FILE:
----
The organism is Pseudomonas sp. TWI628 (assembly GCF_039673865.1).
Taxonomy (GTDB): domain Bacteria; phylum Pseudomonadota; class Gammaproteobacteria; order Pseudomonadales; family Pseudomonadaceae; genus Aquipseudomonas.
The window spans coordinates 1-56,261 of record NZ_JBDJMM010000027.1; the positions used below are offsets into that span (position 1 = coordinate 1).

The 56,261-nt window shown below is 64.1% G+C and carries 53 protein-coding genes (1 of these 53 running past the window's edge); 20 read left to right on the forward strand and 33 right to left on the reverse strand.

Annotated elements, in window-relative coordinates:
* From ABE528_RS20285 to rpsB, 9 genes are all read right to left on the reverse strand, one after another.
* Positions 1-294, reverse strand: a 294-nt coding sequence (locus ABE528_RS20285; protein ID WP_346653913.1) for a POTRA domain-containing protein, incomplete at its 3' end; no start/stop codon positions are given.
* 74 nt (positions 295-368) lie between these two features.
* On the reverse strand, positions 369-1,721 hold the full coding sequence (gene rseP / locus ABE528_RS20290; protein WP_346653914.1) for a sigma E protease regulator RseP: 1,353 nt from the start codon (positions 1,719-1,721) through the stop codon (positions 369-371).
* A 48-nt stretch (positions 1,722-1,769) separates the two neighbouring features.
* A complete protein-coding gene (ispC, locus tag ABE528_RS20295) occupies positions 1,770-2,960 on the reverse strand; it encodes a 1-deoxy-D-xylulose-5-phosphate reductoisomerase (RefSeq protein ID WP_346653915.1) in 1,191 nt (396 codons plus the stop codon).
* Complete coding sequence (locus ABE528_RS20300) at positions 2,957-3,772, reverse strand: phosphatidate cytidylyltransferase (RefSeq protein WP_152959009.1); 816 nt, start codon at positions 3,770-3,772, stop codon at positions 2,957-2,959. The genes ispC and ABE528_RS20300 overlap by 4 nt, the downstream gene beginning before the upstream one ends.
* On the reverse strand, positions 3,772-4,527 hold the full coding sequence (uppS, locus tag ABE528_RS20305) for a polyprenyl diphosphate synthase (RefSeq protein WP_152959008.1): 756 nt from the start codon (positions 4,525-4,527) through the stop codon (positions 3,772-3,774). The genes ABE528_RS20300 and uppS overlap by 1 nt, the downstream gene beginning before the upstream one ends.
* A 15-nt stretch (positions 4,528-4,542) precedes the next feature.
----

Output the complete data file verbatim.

The organism is Pseudomonas sp. TWI628 (assembly GCF_039673865.1).
Taxonomy (GTDB): domain Bacteria; phylum Pseudomonadota; class Gammaproteobacteria; order Pseudomonadales; family Pseudomonadaceae; genus Aquipseudomonas.
The window spans coordinates 1-56,261 of record NZ_JBDJMM010000027.1; the positions used below are offsets into that span (position 1 = coordinate 1).

The 56,261-nt window shown below is 64.1% G+C and carries 53 protein-coding genes (1 of these 53 running past the window's edge); 20 read left to right on the forward strand and 33 right to left on the reverse strand.

Annotated elements, in window-relative coordinates:
* From ABE528_RS20285 to rpsB, 9 genes are all read right to left on the reverse strand, one after another.
* Positions 1-294, reverse strand: a 294-nt coding sequence (locus ABE528_RS20285; protein ID WP_346653913.1) for a POTRA domain-containing protein, incomplete at its 3' end; no start/stop codon positions are given.
* 74 nt (positions 295-368) lie between these two features.
* On the reverse strand, positions 369-1,721 hold the full coding sequence (gene rseP / locus ABE528_RS20290; protein WP_346653914.1) for a sigma E protease regulator RseP: 1,353 nt from the start codon (positions 1,719-1,721) through the stop codon (positions 369-371).
* A 48-nt stretch (positions 1,722-1,769) separates the two neighbouring features.
* A complete protein-coding gene (ispC, locus tag ABE528_RS20295) occupies positions 1,770-2,960 on the reverse strand; it encodes a 1-deoxy-D-xylulose-5-phosphate reductoisomerase (RefSeq protein ID WP_346653915.1) in 1,191 nt (396 codons plus the stop codon).
* Complete coding sequence (locus ABE528_RS20300) at positions 2,957-3,772, reverse strand: phosphatidate cytidylyltransferase (RefSeq protein WP_152959009.1); 816 nt, start codon at positions 3,770-3,772, stop codon at positions 2,957-2,959. The genes ispC and ABE528_RS20300 overlap by 4 nt, the downstream gene beginning before the upstream one ends.
* On the reverse strand, positions 3,772-4,527 hold the full coding sequence (uppS, locus tag ABE528_RS20305) for a polyprenyl diphosphate synthase (RefSeq protein WP_152959008.1): 756 nt from the start codon (positions 4,525-4,527) through the stop codon (positions 3,772-3,774). The genes ABE528_RS20300 and uppS overlap by 1 nt, the downstream gene beginning before the upstream one ends.
* A 15-nt stretch (positions 4,528-4,542) precedes the next feature.